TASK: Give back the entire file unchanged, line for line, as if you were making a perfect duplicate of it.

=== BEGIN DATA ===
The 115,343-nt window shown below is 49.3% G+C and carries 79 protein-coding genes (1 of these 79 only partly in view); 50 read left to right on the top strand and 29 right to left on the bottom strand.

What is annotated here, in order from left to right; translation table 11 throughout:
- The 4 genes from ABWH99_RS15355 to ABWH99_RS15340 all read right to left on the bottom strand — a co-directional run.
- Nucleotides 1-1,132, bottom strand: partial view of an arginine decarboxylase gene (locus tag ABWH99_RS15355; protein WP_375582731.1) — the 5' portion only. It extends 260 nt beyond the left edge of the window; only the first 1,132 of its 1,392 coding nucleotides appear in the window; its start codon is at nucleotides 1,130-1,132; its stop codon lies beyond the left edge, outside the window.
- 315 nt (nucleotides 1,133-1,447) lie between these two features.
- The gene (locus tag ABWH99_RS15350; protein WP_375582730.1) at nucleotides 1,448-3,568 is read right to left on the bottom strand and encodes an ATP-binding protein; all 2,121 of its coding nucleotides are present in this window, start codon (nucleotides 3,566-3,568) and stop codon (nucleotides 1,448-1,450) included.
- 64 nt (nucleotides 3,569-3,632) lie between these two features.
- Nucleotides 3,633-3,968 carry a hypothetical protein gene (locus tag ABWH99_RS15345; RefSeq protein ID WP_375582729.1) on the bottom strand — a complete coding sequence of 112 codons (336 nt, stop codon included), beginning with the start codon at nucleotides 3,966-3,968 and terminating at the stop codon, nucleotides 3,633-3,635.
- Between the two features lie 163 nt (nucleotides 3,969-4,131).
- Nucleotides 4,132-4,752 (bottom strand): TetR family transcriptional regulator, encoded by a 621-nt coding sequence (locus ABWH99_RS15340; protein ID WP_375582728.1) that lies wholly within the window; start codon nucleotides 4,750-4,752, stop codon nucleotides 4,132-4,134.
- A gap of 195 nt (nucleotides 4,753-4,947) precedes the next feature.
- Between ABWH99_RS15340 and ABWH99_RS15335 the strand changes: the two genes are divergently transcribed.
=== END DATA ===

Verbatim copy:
The 115,343-nt window shown below is 49.3% G+C and carries 79 protein-coding genes (1 of these 79 only partly in view); 50 read left to right on the top strand and 29 right to left on the bottom strand.

What is annotated here, in order from left to right; translation table 11 throughout:
- The 4 genes from ABWH99_RS15355 to ABWH99_RS15340 all read right to left on the bottom strand — a co-directional run.
- Nucleotides 1-1,132, bottom strand: partial view of an arginine decarboxylase gene (locus tag ABWH99_RS15355; protein WP_375582731.1) — the 5' portion only. It extends 260 nt beyond the left edge of the window; only the first 1,132 of its 1,392 coding nucleotides appear in the window; its start codon is at nucleotides 1,130-1,132; its stop codon lies beyond the left edge, outside the window.
- 315 nt (nucleotides 1,133-1,447) lie between these two features.
- The gene (locus tag ABWH99_RS15350; protein WP_375582730.1) at nucleotides 1,448-3,568 is read right to left on the bottom strand and encodes an ATP-binding protein; all 2,121 of its coding nucleotides are present in this window, start codon (nucleotides 3,566-3,568) and stop codon (nucleotides 1,448-1,450) included.
- 64 nt (nucleotides 3,569-3,632) lie between these two features.
- Nucleotides 3,633-3,968 carry a hypothetical protein gene (locus tag ABWH99_RS15345; RefSeq protein ID WP_375582729.1) on the bottom strand — a complete coding sequence of 112 codons (336 nt, stop codon included), beginning with the start codon at nucleotides 3,966-3,968 and terminating at the stop codon, nucleotides 3,633-3,635.
- Between the two features lie 163 nt (nucleotides 3,969-4,131).
- Nucleotides 4,132-4,752 (bottom strand): TetR family transcriptional regulator, encoded by a 621-nt coding sequence (locus ABWH99_RS15340; protein ID WP_375582728.1) that lies wholly within the window; start codon nucleotides 4,750-4,752, stop codon nucleotides 4,132-4,134.
- A gap of 195 nt (nucleotides 4,753-4,947) precedes the next feature.
- Between ABWH99_RS15340 and ABWH99_RS15335 the strand changes: the two genes are divergently transcribed.